Labour hire companies will take some comfort in a recent decision of the full bench of the Fair Work Commission (FWC) in an unfair dismissal case.
The facts of the case were the host employer deemed an on-hire employee’s conduct unsatisfactory and exercised its right under the labour hire agreement to have the employee removed from the worksite. The labour hire employer made no finding as to the employee’s alleged misconduct, and made genuine attempts to redeploy him. When the labour hire employer was unable to redeploy the employee, he was dismissed.
In determining whether a dismissal is harsh, unjust or unreasonable, the FWC must take into account whether that was a valid reason for the dismissal related to the person’s capacity or conduct. Here, the FWC found that while the employee’s conduct was not the reason for the dismissal, the employee’s capacity was relevant. Usually capacity relates to the employee’s personal ability to perform a role.
The FWC found the employee had no capacity to work at the host employer’s business because the host employer had exercised its right under the labour hire agreement to have the employee removed. As the labour hire employer had made genuine attempts to redeploy the employee, the labour hire company was found to have a valid reason for dismissing the employee.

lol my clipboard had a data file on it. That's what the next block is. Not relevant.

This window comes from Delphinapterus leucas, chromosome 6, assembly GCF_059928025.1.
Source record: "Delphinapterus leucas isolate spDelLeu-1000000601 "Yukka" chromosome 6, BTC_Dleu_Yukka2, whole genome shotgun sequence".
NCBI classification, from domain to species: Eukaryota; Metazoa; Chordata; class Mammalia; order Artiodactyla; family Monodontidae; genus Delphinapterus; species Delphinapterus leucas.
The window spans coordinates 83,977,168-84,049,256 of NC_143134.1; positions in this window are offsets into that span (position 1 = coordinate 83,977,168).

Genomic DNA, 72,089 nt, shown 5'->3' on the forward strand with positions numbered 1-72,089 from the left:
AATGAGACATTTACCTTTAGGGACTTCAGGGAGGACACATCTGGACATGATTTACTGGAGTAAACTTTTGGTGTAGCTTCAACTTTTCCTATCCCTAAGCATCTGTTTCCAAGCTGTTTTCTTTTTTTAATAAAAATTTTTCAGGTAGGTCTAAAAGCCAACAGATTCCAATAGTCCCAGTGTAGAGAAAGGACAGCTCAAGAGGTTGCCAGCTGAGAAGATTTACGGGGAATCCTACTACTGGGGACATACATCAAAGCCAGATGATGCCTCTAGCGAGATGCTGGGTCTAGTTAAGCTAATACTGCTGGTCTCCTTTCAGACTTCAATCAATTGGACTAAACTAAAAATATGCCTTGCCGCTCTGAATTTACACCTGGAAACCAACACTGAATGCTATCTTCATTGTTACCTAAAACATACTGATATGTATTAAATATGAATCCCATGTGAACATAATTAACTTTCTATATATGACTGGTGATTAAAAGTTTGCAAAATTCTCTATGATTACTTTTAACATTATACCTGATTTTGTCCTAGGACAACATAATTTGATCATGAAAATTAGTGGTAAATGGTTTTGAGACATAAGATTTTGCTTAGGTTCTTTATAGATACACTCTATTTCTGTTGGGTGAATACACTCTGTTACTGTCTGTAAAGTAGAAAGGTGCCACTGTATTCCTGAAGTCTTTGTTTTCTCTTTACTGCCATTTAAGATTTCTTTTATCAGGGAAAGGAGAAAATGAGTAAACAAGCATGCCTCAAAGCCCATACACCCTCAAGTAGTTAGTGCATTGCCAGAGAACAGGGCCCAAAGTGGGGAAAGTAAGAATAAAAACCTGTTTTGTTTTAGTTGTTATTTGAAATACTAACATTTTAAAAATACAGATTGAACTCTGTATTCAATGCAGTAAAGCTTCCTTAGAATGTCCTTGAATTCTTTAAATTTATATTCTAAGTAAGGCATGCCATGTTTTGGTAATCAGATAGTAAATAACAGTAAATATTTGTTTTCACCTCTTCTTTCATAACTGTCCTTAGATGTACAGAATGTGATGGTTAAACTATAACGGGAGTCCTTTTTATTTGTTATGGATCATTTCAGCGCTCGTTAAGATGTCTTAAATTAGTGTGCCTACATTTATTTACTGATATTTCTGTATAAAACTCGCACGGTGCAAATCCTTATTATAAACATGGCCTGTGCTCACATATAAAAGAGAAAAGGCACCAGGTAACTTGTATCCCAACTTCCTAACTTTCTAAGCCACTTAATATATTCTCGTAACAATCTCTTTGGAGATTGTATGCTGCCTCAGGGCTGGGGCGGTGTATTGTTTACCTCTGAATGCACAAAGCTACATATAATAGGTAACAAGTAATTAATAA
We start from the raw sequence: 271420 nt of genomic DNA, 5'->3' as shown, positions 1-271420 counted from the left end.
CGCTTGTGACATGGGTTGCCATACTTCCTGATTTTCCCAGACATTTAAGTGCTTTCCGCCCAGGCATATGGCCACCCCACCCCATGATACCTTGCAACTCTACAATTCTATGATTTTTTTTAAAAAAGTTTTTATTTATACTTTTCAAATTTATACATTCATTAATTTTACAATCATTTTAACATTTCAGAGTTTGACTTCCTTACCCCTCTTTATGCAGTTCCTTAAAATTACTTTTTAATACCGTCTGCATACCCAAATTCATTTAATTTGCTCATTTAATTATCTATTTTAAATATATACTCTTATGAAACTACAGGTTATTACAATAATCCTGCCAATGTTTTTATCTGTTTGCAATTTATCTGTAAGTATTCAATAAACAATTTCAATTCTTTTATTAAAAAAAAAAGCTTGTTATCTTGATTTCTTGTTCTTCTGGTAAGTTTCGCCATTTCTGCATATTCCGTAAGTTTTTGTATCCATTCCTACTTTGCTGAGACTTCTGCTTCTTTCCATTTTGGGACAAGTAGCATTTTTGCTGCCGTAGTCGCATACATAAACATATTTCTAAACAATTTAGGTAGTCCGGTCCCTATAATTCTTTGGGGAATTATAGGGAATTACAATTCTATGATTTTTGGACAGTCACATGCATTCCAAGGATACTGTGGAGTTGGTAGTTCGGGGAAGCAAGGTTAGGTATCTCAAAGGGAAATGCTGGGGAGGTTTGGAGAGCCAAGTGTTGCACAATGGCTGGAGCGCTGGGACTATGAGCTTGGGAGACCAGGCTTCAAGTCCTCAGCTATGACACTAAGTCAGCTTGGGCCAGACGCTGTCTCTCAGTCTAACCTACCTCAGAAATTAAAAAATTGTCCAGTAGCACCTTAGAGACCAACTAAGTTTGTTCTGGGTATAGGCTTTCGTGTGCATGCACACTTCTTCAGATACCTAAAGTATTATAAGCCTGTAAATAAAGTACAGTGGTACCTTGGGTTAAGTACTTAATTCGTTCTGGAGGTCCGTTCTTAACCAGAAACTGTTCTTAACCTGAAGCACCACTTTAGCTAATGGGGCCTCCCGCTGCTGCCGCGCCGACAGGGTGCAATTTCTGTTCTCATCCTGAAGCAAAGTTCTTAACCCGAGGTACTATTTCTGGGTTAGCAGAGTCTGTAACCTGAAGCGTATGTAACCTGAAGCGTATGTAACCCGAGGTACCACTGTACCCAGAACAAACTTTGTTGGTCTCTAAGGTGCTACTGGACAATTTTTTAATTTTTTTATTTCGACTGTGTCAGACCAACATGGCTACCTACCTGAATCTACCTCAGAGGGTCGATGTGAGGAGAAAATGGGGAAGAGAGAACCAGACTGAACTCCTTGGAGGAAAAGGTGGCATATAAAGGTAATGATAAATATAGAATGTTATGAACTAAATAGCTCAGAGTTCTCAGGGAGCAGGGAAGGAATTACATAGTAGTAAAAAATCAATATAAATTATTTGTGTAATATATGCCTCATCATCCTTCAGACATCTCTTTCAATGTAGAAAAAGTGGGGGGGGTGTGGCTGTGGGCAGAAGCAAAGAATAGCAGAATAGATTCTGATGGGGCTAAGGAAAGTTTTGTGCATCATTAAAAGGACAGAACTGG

The FWC found the circumstances of this case were different to an unfair dismissal case we commented on earlier this year in which the FWC found a labour hire company had unfairly dismissed an employee after the host employer told the employer it did not want the worker at its workplace. What was critical in the recent decision and the finding that the labour hire company had not unfairly dismissed the employee is:
- the labour hire company provided evidence of its contractual obligations to remove an employee upon request of the host employer;
- the labour hire company made genuine attempts to redeploy the employee.
If you need assistance with labour hire agreements, unfair dismissal or any other workplace matter, please contact:
This article was prepared with the assistance of Jenni Walker, Graduate Lawyer.